Dark horses Coomes and Buckland ready to put themselves in the mix

Dark horses Coomes and Buckland ready to put themselves in the mix

18 February 2018 / 18:30

Dismiss Nick Buckland and Penny Coomes' medal chances at your peril – the British figure skaters are ready to use the underdog tag to their advantage in PyeongChang.

From the outside, the Michigan-based duo's preparations for these Games have been far from ideal – from Coomes smashing her knee into several pieces following a training accident in June 2016 to failing to hit top gear at last month's European Championships.

But the trials and tribulations of the second half of this Olympic cycle are not isolated occurrences for Buckland Coomes – in fact their ability to overcome adversity have become as much a part of their career narrative as have their successes. 

There was the life-saving heart surgery for Buckland in the run up to Sochi 2014 and the bout of pneumonia for Coomes that meant they missed the 2015 World Championships.

And that's before examining in more detail the smashed kneecap which forced Coomes into three months of bed rest and two operations.

But Buckland, who's biggest international medal to date is the bronze won at the 2014 European Championships, believes it can still be a case of third-time lucky when they make it a hat-trick of Games appearances in South Korea.

“I see ourselves as dark horses coming into this. I think we're a lot stronger than we were going into Sochi despite the Euro bronze medal,” said Buckland, who has a previous Games best of tenth from four years ago.

“We made mistakes at the Euros and there's a lot of points we left on the board, so I feel like we can actually go and get our best ever result in Pyeongchang.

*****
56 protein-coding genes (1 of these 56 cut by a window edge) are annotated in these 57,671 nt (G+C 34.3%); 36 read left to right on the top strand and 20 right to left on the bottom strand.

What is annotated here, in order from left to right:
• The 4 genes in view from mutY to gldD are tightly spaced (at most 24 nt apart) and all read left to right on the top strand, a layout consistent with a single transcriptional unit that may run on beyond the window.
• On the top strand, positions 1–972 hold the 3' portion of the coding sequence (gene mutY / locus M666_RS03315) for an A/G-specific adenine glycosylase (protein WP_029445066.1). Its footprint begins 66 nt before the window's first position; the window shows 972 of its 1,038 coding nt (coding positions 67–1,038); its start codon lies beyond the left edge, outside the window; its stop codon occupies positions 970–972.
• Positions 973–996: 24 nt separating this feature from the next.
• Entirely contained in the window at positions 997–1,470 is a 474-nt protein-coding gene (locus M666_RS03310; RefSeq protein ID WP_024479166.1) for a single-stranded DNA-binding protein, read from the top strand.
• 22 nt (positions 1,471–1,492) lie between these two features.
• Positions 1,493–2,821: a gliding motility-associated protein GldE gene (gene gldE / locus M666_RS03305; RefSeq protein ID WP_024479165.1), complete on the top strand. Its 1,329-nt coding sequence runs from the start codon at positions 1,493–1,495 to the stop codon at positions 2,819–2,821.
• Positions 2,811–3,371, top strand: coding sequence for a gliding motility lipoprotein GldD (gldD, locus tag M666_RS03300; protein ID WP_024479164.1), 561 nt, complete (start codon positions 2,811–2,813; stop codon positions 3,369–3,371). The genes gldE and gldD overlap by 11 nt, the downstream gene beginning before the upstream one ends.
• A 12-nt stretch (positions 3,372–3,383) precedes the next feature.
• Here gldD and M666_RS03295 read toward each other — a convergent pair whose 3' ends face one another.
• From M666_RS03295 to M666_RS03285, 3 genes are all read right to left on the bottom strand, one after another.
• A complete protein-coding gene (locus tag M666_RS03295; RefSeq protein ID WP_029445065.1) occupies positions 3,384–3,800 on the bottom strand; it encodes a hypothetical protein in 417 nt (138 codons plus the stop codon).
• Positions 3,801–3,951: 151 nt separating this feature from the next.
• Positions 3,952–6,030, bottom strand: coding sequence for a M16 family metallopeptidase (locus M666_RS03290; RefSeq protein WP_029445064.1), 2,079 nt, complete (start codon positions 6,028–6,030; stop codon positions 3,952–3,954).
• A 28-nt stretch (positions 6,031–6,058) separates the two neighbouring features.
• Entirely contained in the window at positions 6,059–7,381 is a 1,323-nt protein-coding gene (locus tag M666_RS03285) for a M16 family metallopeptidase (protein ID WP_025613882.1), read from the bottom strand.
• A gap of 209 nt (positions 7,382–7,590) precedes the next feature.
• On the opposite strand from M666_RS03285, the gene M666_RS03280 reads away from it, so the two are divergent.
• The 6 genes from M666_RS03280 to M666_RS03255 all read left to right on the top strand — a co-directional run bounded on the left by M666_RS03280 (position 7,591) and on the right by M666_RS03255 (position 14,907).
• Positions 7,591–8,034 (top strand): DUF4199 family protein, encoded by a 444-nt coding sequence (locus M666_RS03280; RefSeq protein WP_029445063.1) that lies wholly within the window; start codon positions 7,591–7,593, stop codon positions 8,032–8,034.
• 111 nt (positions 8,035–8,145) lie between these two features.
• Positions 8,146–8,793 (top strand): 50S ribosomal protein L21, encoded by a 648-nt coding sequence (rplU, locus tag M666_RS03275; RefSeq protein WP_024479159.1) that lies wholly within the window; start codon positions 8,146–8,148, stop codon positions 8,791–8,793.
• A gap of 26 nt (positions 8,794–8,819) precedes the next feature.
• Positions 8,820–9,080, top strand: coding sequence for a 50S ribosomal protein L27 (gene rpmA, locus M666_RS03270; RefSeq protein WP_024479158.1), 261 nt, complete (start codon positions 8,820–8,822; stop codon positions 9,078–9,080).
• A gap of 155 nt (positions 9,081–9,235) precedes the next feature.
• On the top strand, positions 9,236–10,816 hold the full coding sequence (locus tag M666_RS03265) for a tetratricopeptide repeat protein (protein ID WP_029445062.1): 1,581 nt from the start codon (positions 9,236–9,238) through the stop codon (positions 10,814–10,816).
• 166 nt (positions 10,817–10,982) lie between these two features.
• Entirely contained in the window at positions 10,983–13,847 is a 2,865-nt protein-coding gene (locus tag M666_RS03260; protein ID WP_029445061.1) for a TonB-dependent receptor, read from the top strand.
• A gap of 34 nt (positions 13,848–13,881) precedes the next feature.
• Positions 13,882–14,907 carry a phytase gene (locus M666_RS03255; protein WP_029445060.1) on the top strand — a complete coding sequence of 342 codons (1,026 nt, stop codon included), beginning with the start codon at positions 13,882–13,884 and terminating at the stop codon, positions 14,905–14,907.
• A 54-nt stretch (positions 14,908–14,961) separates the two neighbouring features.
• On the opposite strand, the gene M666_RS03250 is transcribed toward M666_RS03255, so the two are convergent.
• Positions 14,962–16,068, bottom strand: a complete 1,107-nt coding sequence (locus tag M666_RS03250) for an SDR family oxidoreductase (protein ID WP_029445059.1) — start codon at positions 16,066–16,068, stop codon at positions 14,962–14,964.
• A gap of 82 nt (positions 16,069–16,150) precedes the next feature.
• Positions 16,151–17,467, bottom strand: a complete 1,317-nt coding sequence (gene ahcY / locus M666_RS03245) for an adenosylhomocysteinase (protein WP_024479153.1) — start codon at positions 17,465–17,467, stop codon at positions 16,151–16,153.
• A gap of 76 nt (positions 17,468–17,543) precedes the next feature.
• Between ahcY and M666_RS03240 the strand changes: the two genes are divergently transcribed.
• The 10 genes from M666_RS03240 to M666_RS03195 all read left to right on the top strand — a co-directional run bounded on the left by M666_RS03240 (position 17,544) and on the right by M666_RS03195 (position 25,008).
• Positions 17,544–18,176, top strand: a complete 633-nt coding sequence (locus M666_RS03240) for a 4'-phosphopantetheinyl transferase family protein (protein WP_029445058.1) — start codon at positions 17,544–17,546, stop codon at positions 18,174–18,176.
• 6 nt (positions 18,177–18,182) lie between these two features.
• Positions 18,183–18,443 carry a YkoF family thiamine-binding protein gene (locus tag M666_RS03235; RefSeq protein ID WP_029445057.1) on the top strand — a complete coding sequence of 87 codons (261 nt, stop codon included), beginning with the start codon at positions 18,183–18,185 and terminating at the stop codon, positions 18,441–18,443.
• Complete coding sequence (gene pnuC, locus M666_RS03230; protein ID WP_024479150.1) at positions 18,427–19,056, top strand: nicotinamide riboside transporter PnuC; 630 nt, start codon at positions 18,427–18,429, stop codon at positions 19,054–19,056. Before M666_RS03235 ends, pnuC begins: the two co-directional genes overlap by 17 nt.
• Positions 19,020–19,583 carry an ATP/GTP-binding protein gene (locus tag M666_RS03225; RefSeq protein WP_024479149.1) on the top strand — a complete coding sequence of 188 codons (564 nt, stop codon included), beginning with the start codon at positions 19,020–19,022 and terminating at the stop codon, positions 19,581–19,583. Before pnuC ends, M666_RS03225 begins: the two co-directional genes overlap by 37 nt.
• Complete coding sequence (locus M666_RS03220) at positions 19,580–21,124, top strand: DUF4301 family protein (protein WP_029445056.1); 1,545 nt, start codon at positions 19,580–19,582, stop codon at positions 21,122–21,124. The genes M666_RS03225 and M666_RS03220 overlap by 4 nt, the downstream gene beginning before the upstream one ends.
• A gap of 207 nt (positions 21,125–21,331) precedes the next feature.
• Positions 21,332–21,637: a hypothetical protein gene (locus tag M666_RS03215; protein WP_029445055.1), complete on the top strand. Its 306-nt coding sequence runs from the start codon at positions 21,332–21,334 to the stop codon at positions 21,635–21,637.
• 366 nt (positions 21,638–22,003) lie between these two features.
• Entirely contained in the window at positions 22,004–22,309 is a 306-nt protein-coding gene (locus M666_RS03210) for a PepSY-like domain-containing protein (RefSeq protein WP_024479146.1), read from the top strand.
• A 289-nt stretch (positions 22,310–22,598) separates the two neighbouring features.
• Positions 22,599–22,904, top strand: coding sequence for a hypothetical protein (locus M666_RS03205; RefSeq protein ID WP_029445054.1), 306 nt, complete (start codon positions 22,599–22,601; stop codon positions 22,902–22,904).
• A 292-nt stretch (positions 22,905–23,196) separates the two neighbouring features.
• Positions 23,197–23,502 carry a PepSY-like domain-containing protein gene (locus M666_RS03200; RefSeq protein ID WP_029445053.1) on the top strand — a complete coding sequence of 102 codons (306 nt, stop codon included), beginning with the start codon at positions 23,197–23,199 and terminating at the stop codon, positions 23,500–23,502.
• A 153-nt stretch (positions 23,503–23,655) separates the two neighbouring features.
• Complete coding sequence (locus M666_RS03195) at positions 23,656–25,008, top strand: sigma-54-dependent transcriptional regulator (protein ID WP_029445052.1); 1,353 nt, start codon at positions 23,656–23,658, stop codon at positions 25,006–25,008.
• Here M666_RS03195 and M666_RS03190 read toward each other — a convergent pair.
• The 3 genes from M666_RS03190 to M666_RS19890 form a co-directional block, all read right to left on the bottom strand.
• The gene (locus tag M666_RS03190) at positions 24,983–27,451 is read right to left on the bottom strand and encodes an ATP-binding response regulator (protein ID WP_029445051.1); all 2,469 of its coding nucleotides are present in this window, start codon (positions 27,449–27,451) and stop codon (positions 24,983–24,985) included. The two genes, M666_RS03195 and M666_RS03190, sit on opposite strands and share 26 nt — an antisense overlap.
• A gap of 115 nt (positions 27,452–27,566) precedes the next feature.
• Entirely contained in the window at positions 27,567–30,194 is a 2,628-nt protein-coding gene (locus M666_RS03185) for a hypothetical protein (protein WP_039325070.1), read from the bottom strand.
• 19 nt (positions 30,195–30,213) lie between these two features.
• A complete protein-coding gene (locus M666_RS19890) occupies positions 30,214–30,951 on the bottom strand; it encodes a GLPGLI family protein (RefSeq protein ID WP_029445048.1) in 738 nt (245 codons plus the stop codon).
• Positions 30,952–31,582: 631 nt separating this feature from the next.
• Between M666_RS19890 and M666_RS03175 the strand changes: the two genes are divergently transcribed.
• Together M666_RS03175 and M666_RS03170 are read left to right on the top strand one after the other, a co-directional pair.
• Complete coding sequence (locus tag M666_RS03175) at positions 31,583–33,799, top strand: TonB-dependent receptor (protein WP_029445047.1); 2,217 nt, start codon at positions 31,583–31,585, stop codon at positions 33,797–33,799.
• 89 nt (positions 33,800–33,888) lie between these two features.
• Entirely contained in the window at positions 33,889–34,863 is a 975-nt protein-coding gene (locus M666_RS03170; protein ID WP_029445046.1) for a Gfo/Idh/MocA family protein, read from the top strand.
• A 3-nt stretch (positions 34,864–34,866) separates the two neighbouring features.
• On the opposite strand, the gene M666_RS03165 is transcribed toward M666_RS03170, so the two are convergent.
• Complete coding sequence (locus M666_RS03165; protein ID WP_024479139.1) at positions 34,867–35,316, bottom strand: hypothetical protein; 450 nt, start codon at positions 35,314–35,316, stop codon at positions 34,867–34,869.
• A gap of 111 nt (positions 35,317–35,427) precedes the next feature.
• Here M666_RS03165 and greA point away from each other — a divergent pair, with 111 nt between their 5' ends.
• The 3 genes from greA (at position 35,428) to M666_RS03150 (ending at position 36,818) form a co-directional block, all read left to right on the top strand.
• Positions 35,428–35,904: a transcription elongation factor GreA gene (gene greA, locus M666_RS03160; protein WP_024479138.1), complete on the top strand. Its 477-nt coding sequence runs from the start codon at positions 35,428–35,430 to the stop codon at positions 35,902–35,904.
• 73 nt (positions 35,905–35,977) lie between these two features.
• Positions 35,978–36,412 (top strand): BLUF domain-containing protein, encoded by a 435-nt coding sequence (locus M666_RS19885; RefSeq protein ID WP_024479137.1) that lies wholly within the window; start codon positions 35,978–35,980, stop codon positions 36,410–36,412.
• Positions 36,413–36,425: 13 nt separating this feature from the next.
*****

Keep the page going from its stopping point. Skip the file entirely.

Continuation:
“From the bronze medal up to 12th place is wide open. The French and Canadians are extremely strong and it looks like they're going to be fighting it out for gold and silver. But the bronze medal is wide open.”

Buckland and Coomes could only manage a seventh place at the 2018 European Championships, failing to build upon the personal-best score from last September's victorious Nebelhorn Trophy which secured their Olympic qualification.

However, they have been working closely with Christopher Dean, who along with Jayne Torvill, famously won Olympic gold to Bolero at Sarajevo 1984 and then bronze at Lillehammer 1994.

And ahead of their opening short dance on Monday, Coomes revealed her intention their story can help inspire others. 

“We've worked very hard we've given a lot of our lives into this sport but I wouldn't have it any other way,” she said.

“I want to be an inspiration and that's something that's really driven me. 

“For me it's really important to be a good role model for young athletes and people going through a hard time.”

A podium finish would undoubtedly help strengthen their case too.

Sportsbeat 2018